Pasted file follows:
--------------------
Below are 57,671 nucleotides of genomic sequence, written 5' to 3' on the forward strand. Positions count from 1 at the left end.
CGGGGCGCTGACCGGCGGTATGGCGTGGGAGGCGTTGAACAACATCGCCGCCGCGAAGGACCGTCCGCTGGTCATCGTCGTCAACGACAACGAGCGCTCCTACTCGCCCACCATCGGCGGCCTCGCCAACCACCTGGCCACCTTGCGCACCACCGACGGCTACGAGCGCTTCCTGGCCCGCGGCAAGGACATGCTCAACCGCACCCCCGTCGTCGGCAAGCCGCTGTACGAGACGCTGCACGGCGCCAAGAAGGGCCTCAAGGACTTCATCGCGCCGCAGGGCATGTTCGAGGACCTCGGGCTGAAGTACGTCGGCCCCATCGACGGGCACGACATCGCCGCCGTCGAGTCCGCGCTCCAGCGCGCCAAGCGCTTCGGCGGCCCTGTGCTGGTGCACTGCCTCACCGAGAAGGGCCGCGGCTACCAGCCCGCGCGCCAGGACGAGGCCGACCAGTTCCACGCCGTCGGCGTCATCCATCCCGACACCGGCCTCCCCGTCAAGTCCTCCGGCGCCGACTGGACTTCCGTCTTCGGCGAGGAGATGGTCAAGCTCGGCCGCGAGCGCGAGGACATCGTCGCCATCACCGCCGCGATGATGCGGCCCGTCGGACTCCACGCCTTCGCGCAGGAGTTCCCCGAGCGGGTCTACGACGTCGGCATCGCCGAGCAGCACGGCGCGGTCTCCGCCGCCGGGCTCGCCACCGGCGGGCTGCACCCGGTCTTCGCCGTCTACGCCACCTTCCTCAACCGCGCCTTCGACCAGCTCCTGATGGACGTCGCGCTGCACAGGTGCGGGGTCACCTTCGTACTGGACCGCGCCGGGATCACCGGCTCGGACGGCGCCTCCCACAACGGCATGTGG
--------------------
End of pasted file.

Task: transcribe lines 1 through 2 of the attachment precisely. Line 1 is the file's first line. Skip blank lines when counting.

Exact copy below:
Below are 57,671 nucleotides of genomic sequence, written 5' to 3' on the forward strand. Positions count from 1 at the left end.
CGGGGCGCTGACCGGCGGTATGGCGTGGGAGGCGTTGAACAACATCGCCGCCGCGAAGGACCGTCCGCTGGTCATCGTCGTCAACGACAACGAGCGCTCCTACTCGCCCACCATCGGCGGCCTCGCCAACCACCTGGCCACCTTGCGCACCACCGACGGCTACGAGCGCTTCCTGGCCCGCGGCAAGGACATGCTCAACCGCACCCCCGTCGTCGGCAAGCCGCTGTACGAGACGCTGCACGGCGCCAAGAAGGGCCTCAAGGACTTCATCGCGCCGCAGGGCATGTTCGAGGACCTCGGGCTGAAGTACGTCGGCCCCATCGACGGGCACGACATCGCCGCCGTCGAGTCCGCGCTCCAGCGCGCCAAGCGCTTCGGCGGCCCTGTGCTGGTGCACTGCCTCACCGAGAAGGGCCGCGGCTACCAGCCCGCGCGCCAGGACGAGGCCGACCAGTTCCACGCCGTCGGCGTCATCCATCCCGACACCGGCCTCCCCGTCAAGTCCTCCGGCGCCGACTGGACTTCCGTCTTCGGCGAGGAGATGGTCAAGCTCGGCCGCGAGCGCGAGGACATCGTCGCCATCACCGCCGCGATGATGCGGCCCGTCGGACTCCACGCCTTCGCGCAGGAGTTCCCCGAGCGGGTCTACGACGTCGGCATCGCCGAGCAGCACGGCGCGGTCTCCGCCGCCGGGCTCGCCACCGGCGGGCTGCACCCGGTCTTCGCCGTCTACGCCACCTTCCTCAACCGCGCCTTCGACCAGCTCCTGATGGACGTCGCGCTGCACAGGTGCGGGGTCACCTTCGTACTGGACCGCGCCGGGATCACCGGCTCGGACGGCGCCTCCCACAACGGCATGTGG